Law is a set of rules that are created and enforced by social or governmental institutions to regulate behavior. Its precise definition is a matter of longstanding debate, and it has been described as both a science and as the art of justice.
Law shapes politics, economics, history and society in a variety of ways. It covers a broad range of issues, including contract law (the rights and duties that people have toward tangible goods such as cars and houses) and property law (the legal treatment of ownership of movable and immovable assets). It also includes criminal law, which deals with conduct that is considered harmful to the community, and civil law, which deals with lawsuits. It can be further divided into a variety of subjects, such as tort law, evidence law, bankruptcy, and appellate procedure.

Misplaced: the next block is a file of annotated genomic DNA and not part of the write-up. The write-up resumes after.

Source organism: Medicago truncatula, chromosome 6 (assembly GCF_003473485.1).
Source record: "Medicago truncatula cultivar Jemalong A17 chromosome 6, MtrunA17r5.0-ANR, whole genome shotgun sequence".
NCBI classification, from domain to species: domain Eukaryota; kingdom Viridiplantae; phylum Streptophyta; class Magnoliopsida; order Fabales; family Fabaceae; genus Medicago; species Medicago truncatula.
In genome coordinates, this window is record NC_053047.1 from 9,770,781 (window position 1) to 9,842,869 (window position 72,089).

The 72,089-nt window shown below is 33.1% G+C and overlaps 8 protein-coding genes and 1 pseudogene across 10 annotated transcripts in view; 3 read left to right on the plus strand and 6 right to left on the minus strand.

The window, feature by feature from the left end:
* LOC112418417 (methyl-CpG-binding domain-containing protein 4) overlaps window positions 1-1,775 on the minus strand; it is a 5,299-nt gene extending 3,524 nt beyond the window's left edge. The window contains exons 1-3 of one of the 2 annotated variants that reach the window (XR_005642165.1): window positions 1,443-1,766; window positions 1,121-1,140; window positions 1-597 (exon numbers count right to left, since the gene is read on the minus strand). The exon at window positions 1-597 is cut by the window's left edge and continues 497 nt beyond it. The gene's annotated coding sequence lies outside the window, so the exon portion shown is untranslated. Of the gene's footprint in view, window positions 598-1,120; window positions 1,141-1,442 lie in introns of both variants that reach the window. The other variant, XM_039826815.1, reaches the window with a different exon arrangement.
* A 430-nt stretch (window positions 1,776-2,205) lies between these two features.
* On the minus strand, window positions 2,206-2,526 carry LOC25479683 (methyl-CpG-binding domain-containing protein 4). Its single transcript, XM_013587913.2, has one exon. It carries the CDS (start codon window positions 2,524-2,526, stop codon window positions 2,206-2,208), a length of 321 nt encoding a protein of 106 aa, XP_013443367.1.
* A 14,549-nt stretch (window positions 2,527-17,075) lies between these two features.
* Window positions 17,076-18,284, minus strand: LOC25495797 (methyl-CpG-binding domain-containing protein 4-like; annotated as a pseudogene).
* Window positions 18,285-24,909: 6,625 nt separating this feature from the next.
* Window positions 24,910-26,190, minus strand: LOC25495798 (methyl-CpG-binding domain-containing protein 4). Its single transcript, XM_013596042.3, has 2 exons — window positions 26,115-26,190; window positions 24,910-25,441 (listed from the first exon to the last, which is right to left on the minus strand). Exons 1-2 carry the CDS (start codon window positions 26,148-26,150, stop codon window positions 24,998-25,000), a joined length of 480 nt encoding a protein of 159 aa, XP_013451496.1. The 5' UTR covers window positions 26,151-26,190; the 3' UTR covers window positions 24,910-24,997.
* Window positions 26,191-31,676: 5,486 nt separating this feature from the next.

A key aspect of law is that it provides a framework for social change, while posing a number of difficult ethical and philosophical questions about morality, fairness and justice. It is also unique in that its authoritative statements are of both a normative and prescriptive nature, and they cannot be verified in the same way as those of empirical science or social science.
Oxford Reference brings together concise definitions and in-depth, specialist encyclopedic entries on all the major topics in this important field. Written by trusted experts for researchers at every level, this essential resource offers an unparalleled overview of the law. It is a must-have for any library collection.